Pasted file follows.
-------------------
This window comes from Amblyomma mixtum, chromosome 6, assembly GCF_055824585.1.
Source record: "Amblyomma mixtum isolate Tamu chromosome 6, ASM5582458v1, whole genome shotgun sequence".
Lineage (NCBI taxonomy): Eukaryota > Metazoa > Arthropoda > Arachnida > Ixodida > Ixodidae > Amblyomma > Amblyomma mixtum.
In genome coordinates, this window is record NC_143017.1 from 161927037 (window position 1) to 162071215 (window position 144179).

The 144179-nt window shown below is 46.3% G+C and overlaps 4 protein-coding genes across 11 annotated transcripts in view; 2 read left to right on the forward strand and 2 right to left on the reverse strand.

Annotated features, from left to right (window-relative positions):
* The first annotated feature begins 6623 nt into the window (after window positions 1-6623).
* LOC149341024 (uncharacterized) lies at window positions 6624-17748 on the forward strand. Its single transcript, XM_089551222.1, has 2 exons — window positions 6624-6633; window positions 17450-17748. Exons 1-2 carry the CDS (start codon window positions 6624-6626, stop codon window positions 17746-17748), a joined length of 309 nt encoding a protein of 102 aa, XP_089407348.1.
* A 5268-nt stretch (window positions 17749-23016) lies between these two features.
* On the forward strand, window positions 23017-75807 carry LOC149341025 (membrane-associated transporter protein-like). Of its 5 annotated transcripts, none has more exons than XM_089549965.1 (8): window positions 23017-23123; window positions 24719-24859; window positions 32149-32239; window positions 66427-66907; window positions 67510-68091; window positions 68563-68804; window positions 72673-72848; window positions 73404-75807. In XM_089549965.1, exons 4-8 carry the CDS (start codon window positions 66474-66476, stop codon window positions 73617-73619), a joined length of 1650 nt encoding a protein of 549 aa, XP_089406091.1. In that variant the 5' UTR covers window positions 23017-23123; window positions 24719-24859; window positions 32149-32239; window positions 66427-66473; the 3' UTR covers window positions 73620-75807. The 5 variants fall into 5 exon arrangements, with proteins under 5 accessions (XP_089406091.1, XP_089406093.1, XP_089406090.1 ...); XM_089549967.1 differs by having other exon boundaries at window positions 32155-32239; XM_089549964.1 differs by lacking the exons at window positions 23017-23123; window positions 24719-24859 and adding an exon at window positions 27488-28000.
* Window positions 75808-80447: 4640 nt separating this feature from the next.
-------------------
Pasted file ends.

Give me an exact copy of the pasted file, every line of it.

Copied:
This window comes from Amblyomma mixtum, chromosome 6, assembly GCF_055824585.1.
Source record: "Amblyomma mixtum isolate Tamu chromosome 6, ASM5582458v1, whole genome shotgun sequence".
Lineage (NCBI taxonomy): Eukaryota > Metazoa > Arthropoda > Arachnida > Ixodida > Ixodidae > Amblyomma > Amblyomma mixtum.
In genome coordinates, this window is record NC_143017.1 from 161927037 (window position 1) to 162071215 (window position 144179).

The 144179-nt window shown below is 46.3% G+C and overlaps 4 protein-coding genes across 11 annotated transcripts in view; 2 read left to right on the forward strand and 2 right to left on the reverse strand.

Annotated features, from left to right (window-relative positions):
* The first annotated feature begins 6623 nt into the window (after window positions 1-6623).
* LOC149341024 (uncharacterized) lies at window positions 6624-17748 on the forward strand. Its single transcript, XM_089551222.1, has 2 exons — window positions 6624-6633; window positions 17450-17748. Exons 1-2 carry the CDS (start codon window positions 6624-6626, stop codon window positions 17746-17748), a joined length of 309 nt encoding a protein of 102 aa, XP_089407348.1.
* A 5268-nt stretch (window positions 17749-23016) lies between these two features.
* On the forward strand, window positions 23017-75807 carry LOC149341025 (membrane-associated transporter protein-like). Of its 5 annotated transcripts, none has more exons than XM_089549965.1 (8): window positions 23017-23123; window positions 24719-24859; window positions 32149-32239; window positions 66427-66907; window positions 67510-68091; window positions 68563-68804; window positions 72673-72848; window positions 73404-75807. In XM_089549965.1, exons 4-8 carry the CDS (start codon window positions 66474-66476, stop codon window positions 73617-73619), a joined length of 1650 nt encoding a protein of 549 aa, XP_089406091.1. In that variant the 5' UTR covers window positions 23017-23123; window positions 24719-24859; window positions 32149-32239; window positions 66427-66473; the 3' UTR covers window positions 73620-75807. The 5 variants fall into 5 exon arrangements, with proteins under 5 accessions (XP_089406091.1, XP_089406093.1, XP_089406090.1 ...); XM_089549967.1 differs by having other exon boundaries at window positions 32155-32239; XM_089549964.1 differs by lacking the exons at window positions 23017-23123; window positions 24719-24859 and adding an exon at window positions 27488-28000.
* Window positions 75808-80447: 4640 nt separating this feature from the next.